Histoire manquante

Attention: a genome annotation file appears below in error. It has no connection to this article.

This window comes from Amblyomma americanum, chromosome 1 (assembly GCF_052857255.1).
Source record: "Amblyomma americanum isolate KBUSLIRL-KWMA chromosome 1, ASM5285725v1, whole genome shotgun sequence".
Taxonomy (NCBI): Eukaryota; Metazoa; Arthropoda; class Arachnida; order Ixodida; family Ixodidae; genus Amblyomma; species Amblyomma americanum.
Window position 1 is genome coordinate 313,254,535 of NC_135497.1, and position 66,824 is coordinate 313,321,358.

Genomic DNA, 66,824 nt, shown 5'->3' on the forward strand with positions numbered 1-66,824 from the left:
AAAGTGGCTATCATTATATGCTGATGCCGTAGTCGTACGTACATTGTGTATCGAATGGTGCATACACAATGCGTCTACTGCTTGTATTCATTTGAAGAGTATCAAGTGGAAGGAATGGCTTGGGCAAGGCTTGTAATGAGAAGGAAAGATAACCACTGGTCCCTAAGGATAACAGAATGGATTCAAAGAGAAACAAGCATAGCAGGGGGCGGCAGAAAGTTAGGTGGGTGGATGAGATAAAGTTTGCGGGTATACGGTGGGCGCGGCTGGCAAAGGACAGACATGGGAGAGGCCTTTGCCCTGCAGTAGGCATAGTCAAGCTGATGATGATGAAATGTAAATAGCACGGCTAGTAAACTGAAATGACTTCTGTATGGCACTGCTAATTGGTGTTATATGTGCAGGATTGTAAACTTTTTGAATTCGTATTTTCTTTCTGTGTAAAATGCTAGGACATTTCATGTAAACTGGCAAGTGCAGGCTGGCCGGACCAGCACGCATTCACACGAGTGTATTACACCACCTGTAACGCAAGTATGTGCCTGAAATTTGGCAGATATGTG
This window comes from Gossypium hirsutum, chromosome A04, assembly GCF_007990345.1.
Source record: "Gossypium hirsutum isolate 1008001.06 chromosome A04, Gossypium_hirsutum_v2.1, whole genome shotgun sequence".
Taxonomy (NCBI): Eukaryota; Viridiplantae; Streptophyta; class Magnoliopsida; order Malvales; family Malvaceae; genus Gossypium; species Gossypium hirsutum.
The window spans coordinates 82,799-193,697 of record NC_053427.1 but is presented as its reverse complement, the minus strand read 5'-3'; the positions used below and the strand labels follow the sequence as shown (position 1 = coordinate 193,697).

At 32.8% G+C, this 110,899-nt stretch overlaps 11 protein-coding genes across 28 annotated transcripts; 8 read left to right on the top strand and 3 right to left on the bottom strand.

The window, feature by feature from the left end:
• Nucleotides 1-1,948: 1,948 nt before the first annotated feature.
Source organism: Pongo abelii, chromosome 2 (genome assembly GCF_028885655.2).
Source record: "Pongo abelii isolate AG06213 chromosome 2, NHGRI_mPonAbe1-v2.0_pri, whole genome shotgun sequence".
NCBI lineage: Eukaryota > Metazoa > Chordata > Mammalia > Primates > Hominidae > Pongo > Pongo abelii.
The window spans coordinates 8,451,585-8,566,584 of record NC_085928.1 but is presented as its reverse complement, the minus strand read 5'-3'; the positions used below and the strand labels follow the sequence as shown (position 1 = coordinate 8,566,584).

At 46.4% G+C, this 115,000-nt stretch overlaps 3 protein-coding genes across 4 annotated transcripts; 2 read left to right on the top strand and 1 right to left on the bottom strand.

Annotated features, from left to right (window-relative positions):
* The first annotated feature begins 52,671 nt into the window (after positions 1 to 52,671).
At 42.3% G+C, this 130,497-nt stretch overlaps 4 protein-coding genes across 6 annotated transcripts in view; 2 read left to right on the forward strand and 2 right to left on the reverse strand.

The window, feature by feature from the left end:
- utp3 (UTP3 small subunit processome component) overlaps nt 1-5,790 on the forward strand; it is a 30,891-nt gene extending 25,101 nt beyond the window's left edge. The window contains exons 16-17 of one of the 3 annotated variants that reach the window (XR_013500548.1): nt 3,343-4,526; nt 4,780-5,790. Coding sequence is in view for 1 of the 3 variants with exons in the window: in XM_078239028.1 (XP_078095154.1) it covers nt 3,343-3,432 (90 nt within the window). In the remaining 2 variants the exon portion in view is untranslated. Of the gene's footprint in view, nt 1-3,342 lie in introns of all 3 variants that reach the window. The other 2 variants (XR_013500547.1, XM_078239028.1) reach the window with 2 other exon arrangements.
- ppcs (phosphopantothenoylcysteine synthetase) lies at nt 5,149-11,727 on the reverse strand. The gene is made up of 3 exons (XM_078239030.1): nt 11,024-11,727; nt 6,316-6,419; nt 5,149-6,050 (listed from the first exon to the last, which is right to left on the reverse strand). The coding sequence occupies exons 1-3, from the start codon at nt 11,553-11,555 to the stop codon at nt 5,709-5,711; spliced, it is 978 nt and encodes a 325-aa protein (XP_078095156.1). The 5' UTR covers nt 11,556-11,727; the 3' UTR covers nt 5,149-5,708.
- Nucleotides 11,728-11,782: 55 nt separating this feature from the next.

It is not easy to tell what people tried to erase. But what you can not see, you can imagine it. I think that the Khmer Rouge dictatorship in Cambodia is one of the most atrocious footnote of history and one of the less known of the story of mankind. This winter I was traveling to Southeast Asia (Cambodia, Laos and Thailand). There are many stories that we (in the West) ignore even if we (Westerners) are the direct or indirect causes. From the Vietnam War to the bombing of Laos. Stories about which we talk little but which everyone should know. Stories that are not shared on social networks. And of which few traces remain. In January I was in Siem Reap, Cambodia, and, in order to have a real idea of what happened between 1975 and 1979, I visited some of the most important places of the Khmer Rouge regime. I did not see photographs or video. But drawings and paintings made by those people who survived the slaughter and wanted to tell the world the atrocities that they had lived so that can not be forgotten. In Cambodia between 1975 and 1979, a whole generation of men and women has disappeared, millions of people have been killed by the Red Army led by Pol Pot. As Adorno put it, poetry after Auschwitz is barbaric. That might be true but on the other hand, sometimes, poetry is what it takes to ensure that Auschwitz won’t be forgotten. This year has been released a movie about that terrible footnote of history. It’s not made by video and photographs, but through imagination and poetry. It’s called “L’image manquante” and this is the trailer: